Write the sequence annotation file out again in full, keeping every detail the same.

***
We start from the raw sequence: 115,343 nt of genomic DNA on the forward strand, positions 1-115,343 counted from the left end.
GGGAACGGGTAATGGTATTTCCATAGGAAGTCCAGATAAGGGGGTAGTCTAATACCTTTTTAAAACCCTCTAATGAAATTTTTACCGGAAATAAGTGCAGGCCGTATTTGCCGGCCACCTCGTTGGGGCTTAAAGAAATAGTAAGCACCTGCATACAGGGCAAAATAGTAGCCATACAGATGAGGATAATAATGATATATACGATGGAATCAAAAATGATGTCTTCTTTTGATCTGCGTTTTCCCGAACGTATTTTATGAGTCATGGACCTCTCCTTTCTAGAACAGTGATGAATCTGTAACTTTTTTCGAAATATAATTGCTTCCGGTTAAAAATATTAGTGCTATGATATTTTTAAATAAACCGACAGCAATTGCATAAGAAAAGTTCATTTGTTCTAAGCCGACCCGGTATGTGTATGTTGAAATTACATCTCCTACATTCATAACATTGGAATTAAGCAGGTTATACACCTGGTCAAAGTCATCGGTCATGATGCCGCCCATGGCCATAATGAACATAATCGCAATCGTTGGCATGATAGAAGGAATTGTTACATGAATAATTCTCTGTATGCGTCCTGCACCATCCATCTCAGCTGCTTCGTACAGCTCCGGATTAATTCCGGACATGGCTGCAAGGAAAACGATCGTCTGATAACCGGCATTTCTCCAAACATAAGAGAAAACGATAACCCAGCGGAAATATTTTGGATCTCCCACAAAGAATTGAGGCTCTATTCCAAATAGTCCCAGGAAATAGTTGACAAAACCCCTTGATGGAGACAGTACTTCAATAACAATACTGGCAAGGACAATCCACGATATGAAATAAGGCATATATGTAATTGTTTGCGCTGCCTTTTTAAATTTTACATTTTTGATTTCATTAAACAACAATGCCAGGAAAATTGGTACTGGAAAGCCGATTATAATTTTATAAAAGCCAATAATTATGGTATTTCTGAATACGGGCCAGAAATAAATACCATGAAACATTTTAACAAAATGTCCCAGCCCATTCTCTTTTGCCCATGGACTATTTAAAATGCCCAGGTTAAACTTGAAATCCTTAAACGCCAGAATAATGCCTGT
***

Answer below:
We start from the raw sequence: 115,343 nt of genomic DNA on the forward strand, positions 1-115,343 counted from the left end.
GGGAACGGGTAATGGTATTTCCATAGGAAGTCCAGATAAGGGGGTAGTCTAATACCTTTTTAAAACCCTCTAATGAAATTTTTACCGGAAATAAGTGCAGGCCGTATTTGCCGGCCACCTCGTTGGGGCTTAAAGAAATAGTAAGCACCTGCATACAGGGCAAAATAGTAGCCATACAGATGAGGATAATAATGATATATACGATGGAATCAAAAATGATGTCTTCTTTTGATCTGCGTTTTCCCGAACGTATTTTATGAGTCATGGACCTCTCCTTTCTAGAACAGTGATGAATCTGTAACTTTTTTCGAAATATAATTGCTTCCGGTTAAAAATATTAGTGCTATGATATTTTTAAATAAACCGACAGCAATTGCATAAGAAAAGTTCATTTGTTCTAAGCCGACCCGGTATGTGTATGTTGAAATTACATCTCCTACATTCATAACATTGGAATTAAGCAGGTTATACACCTGGTCAAAGTCATCGGTCATGATGCCGCCCATGGCCATAATGAACATAATCGCAATCGTTGGCATGATAGAAGGAATTGTTACATGAATAATTCTCTGTATGCGTCCTGCACCATCCATCTCAGCTGCTTCGTACAGCTCCGGATTAATTCCGGACATGGCTGCAAGGAAAACGATCGTCTGATAACCGGCATTTCTCCAAACATAAGAGAAAACGATAACCCAGCGGAAATATTTTGGATCTCCCACAAAGAATTGAGGCTCTATTCCAAATAGTCCCAGGAAATAGTTGACAAAACCCCTTGATGGAGACAGTACTTCAATAACAATACTGGCAAGGACAATCCACGATATGAAATAAGGCATATATGTAATTGTTTGCGCTGCCTTTTTAAATTTTACATTTTTGATTTCATTAAACAACAATGCCAGGAAAATTGGTACTGGAAAGCCGATTATAATTTTATAAAAGCCAATAATTATGGTATTTCTGAATACGGGCCAGAAATAAATACCATGAAACATTTTAACAAAATGTCCCAGCCCATTCTCTTTTGCCCATGGACTATTTAAAATGCCCAGGTTAAACTTGAAATCCTTAAACGCCAGAATAATGCCTGT